Anyway, enough with boring you all about that. Besides pumpkins being the highlight of my life right now, fresh figs are a close runner-up. I love figs. I'm lucky enough to get free fresh figs from my grandmother's tree handed down to me (buying them can be quite expensive, mind you), and have permission to go and pick whatever I please. I never liked figs until about two or three years ago when my mother forced me to try one, and skeptically I tried the interesting little purple piece of deliciousness. Since then, I've been hooked. The most common way I put them to use is in salads, usually with glazed pecans and a crumbled cheese (goat or bleu). I'd never baked with them until last week, when I made Dorie Greenspan's "Fig Cake For Fall" from Baking--From My Home To Yours. I made it for a special occasion -- a lovely Fall harvest dinner menu that I enjoyed with my dear friend who planned an incredible feast of rosemary-lemon cornish game hens, pumpkin sage ravioli with pumpkin cream sauce, and this amazing butternut squash green bean spinach salad which all of you should make! The cake was almost like a cornbread. One fourth of the entire thing consisted of corn meal, and the rest of it was pretty darn simple. Only a few important ingredients were necessary--ruby port (which made an accompanying sauce), honey, figs, butter, lemons. Overall, it was a nice cake. Not my personal favorite as it tended to be drier than a "normal" cake due to the cornmeal aspect, but elegant and nice with a scoop of vanilla bean ice cream to accompany it. Figs definitely are in the spotlight for this season and should be taken advantage of while still available. Make this cake, google some recipes to incorporate figs, toss them in a salad, put slices in your panini, make some homemade jam, whatever you do, enjoy these delicious jewels of gold while you still can!
A Fig Cake For Fall from Dorie Greenspan's "Baking--From My Home To Yours"
3/4 cup ruby port
1 cup honey (I used lavender infused for an extra touch)
2 thin slices lemon
16-20 fresh figs, stemmed and halved
1 1/2 cups all-purpose flour
1/2 cup yellow cornmeal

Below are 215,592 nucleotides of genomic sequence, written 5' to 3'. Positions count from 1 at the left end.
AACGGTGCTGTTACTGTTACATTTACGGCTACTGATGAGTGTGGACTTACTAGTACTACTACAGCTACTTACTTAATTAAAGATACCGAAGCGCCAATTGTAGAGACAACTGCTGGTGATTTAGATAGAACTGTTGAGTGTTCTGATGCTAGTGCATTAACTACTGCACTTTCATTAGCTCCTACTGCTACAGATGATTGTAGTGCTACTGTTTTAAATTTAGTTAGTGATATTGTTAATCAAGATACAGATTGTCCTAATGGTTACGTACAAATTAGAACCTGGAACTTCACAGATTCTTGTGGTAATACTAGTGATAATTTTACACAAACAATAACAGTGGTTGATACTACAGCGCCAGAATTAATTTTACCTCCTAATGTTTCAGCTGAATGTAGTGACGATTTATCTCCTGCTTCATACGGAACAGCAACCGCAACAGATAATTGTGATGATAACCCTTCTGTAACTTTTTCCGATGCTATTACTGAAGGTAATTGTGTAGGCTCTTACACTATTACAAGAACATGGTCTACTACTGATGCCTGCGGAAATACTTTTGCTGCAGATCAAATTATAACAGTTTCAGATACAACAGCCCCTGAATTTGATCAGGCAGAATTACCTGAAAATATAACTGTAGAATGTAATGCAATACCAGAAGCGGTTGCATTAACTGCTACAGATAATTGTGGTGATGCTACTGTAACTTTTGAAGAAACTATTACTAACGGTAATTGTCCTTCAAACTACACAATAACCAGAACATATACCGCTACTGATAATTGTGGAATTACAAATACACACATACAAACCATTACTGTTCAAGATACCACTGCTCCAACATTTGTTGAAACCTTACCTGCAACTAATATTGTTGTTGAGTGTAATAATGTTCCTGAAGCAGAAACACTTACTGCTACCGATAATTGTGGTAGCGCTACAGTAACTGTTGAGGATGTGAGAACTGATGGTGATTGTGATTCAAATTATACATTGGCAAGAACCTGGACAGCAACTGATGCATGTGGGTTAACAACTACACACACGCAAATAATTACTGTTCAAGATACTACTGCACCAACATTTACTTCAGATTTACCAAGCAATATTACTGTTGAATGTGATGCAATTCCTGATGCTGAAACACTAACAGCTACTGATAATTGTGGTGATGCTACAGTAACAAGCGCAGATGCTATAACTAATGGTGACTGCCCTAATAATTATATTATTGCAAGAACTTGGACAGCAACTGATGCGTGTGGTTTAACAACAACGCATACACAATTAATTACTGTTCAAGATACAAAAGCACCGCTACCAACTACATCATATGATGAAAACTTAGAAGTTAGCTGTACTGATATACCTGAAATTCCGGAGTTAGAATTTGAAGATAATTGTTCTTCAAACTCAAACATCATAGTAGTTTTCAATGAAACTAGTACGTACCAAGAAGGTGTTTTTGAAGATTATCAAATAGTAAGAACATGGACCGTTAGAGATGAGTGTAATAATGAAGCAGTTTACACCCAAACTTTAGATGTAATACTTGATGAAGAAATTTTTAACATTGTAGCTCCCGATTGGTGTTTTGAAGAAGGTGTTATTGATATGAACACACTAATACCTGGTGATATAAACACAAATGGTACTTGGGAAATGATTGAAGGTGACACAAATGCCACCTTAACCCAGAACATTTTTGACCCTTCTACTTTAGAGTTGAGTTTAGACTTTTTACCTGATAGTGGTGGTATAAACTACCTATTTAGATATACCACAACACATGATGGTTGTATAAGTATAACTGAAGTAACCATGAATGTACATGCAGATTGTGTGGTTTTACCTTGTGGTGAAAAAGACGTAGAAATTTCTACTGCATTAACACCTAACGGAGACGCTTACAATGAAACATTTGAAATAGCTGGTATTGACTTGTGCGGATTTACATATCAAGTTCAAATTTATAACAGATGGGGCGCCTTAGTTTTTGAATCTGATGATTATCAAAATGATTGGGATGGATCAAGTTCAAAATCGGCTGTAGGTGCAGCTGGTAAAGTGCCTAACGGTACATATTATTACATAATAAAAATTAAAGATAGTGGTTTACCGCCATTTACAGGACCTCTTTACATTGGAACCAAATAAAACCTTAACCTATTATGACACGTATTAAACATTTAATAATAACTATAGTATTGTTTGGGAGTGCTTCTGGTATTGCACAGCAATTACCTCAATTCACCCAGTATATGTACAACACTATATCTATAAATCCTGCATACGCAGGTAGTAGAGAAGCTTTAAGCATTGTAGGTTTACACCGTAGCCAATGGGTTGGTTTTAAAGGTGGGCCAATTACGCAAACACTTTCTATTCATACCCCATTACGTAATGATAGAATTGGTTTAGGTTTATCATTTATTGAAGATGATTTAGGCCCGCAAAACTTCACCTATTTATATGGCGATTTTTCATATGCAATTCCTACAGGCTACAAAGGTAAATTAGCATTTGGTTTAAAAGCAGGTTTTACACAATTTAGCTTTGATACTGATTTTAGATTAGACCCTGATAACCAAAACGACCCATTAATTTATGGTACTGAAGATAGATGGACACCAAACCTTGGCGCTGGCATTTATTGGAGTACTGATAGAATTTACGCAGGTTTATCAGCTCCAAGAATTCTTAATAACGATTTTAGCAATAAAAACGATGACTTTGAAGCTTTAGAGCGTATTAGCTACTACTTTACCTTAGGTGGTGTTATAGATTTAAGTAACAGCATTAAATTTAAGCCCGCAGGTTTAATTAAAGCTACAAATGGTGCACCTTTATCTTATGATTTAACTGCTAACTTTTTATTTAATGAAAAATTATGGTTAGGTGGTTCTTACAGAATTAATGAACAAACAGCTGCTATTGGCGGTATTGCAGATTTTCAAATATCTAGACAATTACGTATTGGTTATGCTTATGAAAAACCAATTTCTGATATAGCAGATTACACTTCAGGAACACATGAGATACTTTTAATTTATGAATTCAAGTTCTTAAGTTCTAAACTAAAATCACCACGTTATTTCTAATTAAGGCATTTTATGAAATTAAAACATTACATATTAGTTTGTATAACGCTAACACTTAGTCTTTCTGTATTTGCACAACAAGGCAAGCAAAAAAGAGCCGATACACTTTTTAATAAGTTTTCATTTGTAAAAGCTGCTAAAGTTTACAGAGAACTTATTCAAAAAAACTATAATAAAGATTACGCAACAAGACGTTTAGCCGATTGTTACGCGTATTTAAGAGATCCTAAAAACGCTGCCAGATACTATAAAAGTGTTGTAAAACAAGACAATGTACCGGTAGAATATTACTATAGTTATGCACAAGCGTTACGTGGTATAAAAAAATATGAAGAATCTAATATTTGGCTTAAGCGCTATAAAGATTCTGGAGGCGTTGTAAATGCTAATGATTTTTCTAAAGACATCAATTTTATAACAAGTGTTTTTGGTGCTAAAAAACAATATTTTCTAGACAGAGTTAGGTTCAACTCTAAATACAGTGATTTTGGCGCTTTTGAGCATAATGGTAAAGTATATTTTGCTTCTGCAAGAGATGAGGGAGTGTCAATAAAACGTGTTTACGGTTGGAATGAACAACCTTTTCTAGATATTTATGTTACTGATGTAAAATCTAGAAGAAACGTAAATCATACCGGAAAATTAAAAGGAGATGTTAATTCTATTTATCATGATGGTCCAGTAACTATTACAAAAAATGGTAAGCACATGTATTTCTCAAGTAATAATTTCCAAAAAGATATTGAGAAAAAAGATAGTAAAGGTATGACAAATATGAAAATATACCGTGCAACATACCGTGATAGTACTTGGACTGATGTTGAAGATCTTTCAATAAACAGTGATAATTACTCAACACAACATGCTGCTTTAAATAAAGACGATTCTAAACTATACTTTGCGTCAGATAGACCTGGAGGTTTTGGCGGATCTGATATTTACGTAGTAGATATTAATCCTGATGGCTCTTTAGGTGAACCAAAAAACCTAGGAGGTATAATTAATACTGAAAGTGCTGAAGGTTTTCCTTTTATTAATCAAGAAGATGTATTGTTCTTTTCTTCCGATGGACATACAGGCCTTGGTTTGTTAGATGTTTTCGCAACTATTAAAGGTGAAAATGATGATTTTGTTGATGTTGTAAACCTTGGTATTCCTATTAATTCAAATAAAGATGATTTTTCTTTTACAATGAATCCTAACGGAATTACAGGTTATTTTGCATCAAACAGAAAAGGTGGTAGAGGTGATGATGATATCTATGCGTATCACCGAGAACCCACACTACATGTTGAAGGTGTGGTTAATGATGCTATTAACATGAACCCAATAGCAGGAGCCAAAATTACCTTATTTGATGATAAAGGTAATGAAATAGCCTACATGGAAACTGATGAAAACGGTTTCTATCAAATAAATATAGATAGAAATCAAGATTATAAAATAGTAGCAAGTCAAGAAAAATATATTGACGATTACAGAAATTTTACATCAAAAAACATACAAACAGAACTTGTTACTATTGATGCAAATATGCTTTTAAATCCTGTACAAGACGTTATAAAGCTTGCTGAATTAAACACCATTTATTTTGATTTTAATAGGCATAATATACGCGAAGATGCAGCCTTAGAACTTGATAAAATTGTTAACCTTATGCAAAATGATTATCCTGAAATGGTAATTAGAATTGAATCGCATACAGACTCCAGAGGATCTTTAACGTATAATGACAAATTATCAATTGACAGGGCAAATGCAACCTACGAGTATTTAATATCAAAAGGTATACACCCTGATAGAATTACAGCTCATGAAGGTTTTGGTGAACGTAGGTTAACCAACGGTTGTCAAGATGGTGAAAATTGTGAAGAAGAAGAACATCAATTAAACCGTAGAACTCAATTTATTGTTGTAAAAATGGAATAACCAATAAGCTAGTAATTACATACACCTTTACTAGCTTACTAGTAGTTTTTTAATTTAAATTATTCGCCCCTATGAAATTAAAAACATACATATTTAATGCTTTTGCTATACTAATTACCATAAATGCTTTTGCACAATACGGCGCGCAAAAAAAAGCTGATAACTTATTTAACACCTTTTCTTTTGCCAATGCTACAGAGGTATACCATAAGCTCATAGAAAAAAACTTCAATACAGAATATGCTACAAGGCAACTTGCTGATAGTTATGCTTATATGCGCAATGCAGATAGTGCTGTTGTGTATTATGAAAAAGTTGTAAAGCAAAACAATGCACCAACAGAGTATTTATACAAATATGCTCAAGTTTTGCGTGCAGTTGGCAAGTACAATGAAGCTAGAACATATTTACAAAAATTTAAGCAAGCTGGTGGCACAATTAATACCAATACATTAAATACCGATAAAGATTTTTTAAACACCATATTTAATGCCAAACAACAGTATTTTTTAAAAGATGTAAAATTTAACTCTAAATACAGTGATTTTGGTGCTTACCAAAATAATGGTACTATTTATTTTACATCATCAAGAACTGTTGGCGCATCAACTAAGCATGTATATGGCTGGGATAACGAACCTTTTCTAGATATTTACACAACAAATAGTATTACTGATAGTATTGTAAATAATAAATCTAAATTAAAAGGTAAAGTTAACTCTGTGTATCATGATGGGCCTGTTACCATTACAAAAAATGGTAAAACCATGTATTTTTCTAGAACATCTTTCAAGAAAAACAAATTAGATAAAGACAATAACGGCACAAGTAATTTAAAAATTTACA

2 teaspoons baking powder
1/4 teaspoon salt
1/4 cup sugar
Grated zest of 1/2 lemon
1 1/2 sticks (12 tablespoons) unsalted butter, cut into 6 pieces, at room temperature
3 large eggs, at room temperature
1 teaspoon pure vanilla extract
For the figs & the sauce: Stir the port and 1/2 cup of the honey together in a small saucepan. Toss in the lemon slices and bring to a boil over medium heat. Lower the heat, add the figs, cover the pan and cook for 4 to 6 minutes, or until figs are soft but not falling apart. Using a slotted spoon, transfer the figs to a bowl.
Raise the heat just a little and cook the poaching liquid for another 10 to 15 minutes (it took longer for me and it didn't thicken so I added about a tablespoon of arrowroot powder), or until slightly thickened; the syrup should coat a metal spoon. Remove the pan from the heat and set the sauce aside.
Getting ready to bake: Center a rack in the oven and preheat the oven to 350 degrees F. Butter a 9-inch springform pan. Line the bottom with parchment paper, butter the paper and dust the inside of the pan with flour, tapping out the excess. Put the pan on a baking sheet lined with parchment paper or a silicone mat.
To make the cake: Whisk together the flour, cornmeal, baking powder and salt.
Put the sugar and grated zest in the bowl of a stand mixer or another large bowl, and rub them together with your fingertips until the sugar is moist, grainy and aromatic. Toss in the butter. With the paddle or whisk attachment or with a hand mixer, beat the butter and sugar together on medium speed until creamy, about 3 minutes. Add the eggs one by one, beating for 1 minute after each addition. Pour in the remaining 1/2 cup honey, add the vanilla extract and beat for another 2 minutes. The mixture may look curdled and not so pretty--keep mixing, it will get better soon. Reduce the mixer speed to low and add the dry ingredients, mixing only until they are incorporated; you'll have a fairly thick batter. Scrape the batter into the prepared pan and jiggle the pan from side to side a few times to even the batter, then scatter the poached figs over the top.
Bake for 55 to 60 minutes, or until the cake is puffed and golden brown and a knife inserted into the center comes out clean. Transfer the cake to a rack and cool for 10 minutes before running a blunt knife around the edges and releasing the sides of the pan. Cook the cake to slightly warm or room temperature before serving it with the sauce.